Past the western shore, Nordic chefs set new goals in New York

NEW YORK – It’s rush hour at Grand Central Terminal. Tens of thousands of commuters are frantically rushing to their trains so they can get home and relax.

In the southeast corner of the building, just off the main concourse, a tattooed couple sits at a high blond wooden table picking at a smorrebrod, or open-face sandwich, piled with celeriac, apple, lemon, daikon and dehydrated herb powder. A mother unfurls a kanelsnurrer (something like a braided cinnamon bun) and tears it into small pieces for her child. Two men in suits eat porridge.

All this takes place against the 105-year-old station’s celebrated architecture – majestic marble walls rimmed with ornate filigree. The smell of fresh bread baking in a hulking oven in the basement is discernible. The sound of the traffic blaring outside on East 42nd Street is not. A calm that’s unfamiliar to me as a New Yorker takes hold.

Great Northern Food Hall is a food-court-style space with shiny tiled surfaces and warm wood accents in its various “pavilions”. It was opened in 2016 by Claus Meyer, the Danish chef, entrepreneur, and activist who is best known for pioneering the New Nordic Food movement with chef René Redzepi, who trailblazed the ethos at Noma, the renowned Denmark restaurant they co-founded.

The food hall, which is attached to a high-end Scandinavian dining sanctuary, the Michelin-starred Agern, features a bakery, a “grain bar” and a Danish hot-dog stall and more. It’s easily the most high-profile outpost for food inspired by the Nordic nations.

Many Scandinavian and Scandinavian-inspired chefs take their cues from the Manifesto for a New Nordic Cuisine, the defining text that Meyer penned with 11 other Nordic chefs. It lays out more philosophy than instruction. It’s thinking that’s rooted in landscape, be it local plants, wildlife, seasons or relationships with farmers and producers. It puts a premium on foraging, sustainability and mindful sourcing. And it has stirred much interest on these shores.

That doesn’t mean just restaurants, either. More and more brands of skyr, a high-protein, traditional Icelandic food similar to yogurt, have been appearing in supermarket. Skyr maker Icelandic Provisions launched here in 2016 and distinguishes itself by using actual cultures from Iceland. It’s proven so popular that sales grew 160 per cent in a year, according to Nielsen.

My interest piqued by the Sizzle Sesh, which gets its zip from Szechuan peppers, I hopped on the 7 train at Grand Central – which runs east to Flushing – to check it out. Thirty minutes later, I walked across Citi Field’s vast parking lot into a Scandinavian retreat.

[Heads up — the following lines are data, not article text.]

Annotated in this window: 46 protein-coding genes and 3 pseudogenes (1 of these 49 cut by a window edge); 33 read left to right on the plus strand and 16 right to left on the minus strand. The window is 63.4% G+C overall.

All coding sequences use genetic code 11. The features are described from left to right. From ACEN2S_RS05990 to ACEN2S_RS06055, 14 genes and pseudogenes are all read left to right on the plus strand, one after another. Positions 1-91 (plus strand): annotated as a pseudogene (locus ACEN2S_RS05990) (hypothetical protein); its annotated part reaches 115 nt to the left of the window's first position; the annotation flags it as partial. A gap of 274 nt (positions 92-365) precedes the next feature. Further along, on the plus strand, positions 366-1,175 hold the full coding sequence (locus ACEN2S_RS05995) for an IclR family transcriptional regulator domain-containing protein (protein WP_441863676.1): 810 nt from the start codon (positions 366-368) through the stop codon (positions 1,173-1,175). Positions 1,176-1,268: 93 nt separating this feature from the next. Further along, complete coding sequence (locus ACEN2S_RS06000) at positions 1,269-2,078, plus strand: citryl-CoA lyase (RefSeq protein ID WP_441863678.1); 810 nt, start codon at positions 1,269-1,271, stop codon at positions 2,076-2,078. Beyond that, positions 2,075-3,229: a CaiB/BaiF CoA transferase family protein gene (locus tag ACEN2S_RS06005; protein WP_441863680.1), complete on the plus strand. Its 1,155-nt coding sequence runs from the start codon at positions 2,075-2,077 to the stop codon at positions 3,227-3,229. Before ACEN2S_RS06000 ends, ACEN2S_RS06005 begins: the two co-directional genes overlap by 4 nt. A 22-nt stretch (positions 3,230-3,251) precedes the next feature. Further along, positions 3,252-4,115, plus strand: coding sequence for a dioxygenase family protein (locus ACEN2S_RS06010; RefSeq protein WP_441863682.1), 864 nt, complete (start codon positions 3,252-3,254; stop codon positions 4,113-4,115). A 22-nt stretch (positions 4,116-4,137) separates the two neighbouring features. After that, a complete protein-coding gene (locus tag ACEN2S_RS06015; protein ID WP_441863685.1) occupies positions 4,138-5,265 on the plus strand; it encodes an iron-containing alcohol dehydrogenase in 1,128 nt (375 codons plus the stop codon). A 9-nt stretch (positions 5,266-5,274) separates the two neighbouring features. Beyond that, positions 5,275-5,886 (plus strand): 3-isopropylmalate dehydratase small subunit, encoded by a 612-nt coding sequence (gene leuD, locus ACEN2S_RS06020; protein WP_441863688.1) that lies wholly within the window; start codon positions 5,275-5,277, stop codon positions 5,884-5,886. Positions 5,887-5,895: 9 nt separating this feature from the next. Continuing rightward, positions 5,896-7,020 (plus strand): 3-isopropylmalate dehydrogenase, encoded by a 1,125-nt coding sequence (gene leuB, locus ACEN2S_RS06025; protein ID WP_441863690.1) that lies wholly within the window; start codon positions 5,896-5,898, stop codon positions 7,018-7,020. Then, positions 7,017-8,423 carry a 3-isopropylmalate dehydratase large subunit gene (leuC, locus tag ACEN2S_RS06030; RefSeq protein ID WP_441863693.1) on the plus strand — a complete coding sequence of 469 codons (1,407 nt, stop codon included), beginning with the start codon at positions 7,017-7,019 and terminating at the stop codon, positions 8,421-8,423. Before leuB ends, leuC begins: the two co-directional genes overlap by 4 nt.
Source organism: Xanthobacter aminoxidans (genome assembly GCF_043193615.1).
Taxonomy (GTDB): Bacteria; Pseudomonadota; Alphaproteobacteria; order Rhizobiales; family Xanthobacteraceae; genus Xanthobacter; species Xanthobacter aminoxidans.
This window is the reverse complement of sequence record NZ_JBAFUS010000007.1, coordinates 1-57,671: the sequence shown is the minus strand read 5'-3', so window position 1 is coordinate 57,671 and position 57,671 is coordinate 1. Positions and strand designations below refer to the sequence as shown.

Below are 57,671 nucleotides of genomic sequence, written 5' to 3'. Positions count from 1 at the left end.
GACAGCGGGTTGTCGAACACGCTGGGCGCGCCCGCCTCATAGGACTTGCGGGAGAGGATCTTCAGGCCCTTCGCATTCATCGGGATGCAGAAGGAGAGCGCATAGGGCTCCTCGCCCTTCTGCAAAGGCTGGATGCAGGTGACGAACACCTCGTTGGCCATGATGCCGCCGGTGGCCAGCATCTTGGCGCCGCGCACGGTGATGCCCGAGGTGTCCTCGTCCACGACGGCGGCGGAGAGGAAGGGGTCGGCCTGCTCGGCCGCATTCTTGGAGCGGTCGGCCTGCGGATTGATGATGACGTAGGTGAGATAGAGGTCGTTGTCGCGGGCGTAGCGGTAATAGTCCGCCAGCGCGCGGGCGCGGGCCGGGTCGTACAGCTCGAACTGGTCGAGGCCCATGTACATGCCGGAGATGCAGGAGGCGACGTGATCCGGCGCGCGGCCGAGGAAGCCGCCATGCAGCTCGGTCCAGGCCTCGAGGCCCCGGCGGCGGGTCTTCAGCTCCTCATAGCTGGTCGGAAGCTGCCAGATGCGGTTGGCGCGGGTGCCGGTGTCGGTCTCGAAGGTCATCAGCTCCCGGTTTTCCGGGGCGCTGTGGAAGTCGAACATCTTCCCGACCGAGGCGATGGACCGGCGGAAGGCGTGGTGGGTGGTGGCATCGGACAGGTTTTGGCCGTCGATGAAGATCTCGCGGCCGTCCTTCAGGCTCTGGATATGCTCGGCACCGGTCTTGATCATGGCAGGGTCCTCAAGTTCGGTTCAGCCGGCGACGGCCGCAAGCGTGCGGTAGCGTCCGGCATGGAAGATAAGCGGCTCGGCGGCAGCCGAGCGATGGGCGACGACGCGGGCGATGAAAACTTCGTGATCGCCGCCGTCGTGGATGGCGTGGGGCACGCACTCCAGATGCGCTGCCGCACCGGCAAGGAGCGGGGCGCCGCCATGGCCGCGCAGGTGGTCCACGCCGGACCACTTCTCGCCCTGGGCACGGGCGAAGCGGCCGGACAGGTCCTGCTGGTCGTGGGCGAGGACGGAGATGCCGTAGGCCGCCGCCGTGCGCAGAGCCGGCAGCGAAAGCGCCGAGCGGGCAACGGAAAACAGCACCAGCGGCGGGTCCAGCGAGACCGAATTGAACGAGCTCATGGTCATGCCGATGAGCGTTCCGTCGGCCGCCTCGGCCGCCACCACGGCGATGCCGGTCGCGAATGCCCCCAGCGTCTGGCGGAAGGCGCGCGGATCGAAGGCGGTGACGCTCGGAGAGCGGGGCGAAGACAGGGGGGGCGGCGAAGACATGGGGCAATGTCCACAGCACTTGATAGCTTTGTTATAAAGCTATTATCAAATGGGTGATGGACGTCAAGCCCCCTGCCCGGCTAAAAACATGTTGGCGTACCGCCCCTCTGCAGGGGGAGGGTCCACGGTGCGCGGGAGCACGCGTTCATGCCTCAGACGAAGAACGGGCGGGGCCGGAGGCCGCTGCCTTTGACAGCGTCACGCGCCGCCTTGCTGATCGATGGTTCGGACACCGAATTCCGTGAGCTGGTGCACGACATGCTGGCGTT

Restaurant Norman, a restaurant-cafe hybrid that opened in Brooklyn last year, serves Scandinavian-inspired food and drinks

The space is sprawling and has all the hallmarks of classic Scandinavian design: blond wood tables with crisp edges, pops of colour against monochrome backgrounds, jaunty logos. Some are collaborations with other independent brewers. Most are limited editions.

The new Scandinavian outposts join some older ones: Aquavit, a handsome shrine to Swedish cooking that opened in 1987 and moved to a more refined location in Midtown Manhattan in 2005, remains a Michelin-starred destination. A once little-known chef named Marcus Samuelsson, who grew up in Sweden, manned the kitchen before going on to build his own culinary empire.

Under his watch, preparations were more austere than the current playful approach that is the signature of Emma Bengtsson, a Swede who became executive chef in 2014. The former pastry chef brings sweet accents to traditional dishes (see: Swedish meatballs with lingonberries and cream sauce), blending New Nordic ideas and vintage Viking brawn. The eponymous aquavit, a traditional Scandinavian schnapps largely flavoured with caraway and other bold, savoury flavours, is made in-house.

“I wanted to put Scandinavian food on the map. Americans were so fascinated by other cuisines,” Swedish owner Hakan Swahn told me, recounting how, 30 years ago, New Yorkers flocked to the new restaurant. Among habitués were “celebrities galore”, Swahn said, including former first lady Jacqueline Kennedy and broadcaster Walter Cronkite.

What feels new for Scandinavian food, however, is its ubiquity, which keeps expanding. The first Ole & Steen in the United States, in Manhattan’s bustling Union Square, will open in early 2019. The Copenhagen-based bakery, which famously uses a 150-year-old starter in its sourdough, has 86 stores in Denmark and 10 in Britain.

On a recent chilly Tuesday evening, I made my way to Norman in Williamsburg, Brooklyn. The airy bakery-cafe-restaurant is all white surfaces and natural light. I opted for a seat by the open kitchen. Dozens of hipsters hammered away on their MacBooks at communal tables on the other side of the room. I dug into a crusty, personal-size sourdough loaf served with clarified butter, a fine precursor to the delicately flavoured cured fluke with turnips and sorrel.

But those flavours were merely a primer for the next night’s visit to Aska, a Michelin-starred destination in Brooklyn under the Williamsburg Bridge. It’s owned and run by Fredrik Berselius, who grew up foraging and fishing in Sweden. The dining room, anchored by an open kitchen, is dark and theatrical. Many dishes are served on rustic wood bowls or boards. The food is refined yet user-friendly. And exquisite. Among the dishes I sampled was a stunning arrangement of vendace roe (a salmon relative) served with two types of roasted cabbage, a jam made with dulse, rhubarb root oil, and a sauce of fermented white asparagus juice and whey. – Text and Photo by The Washington Post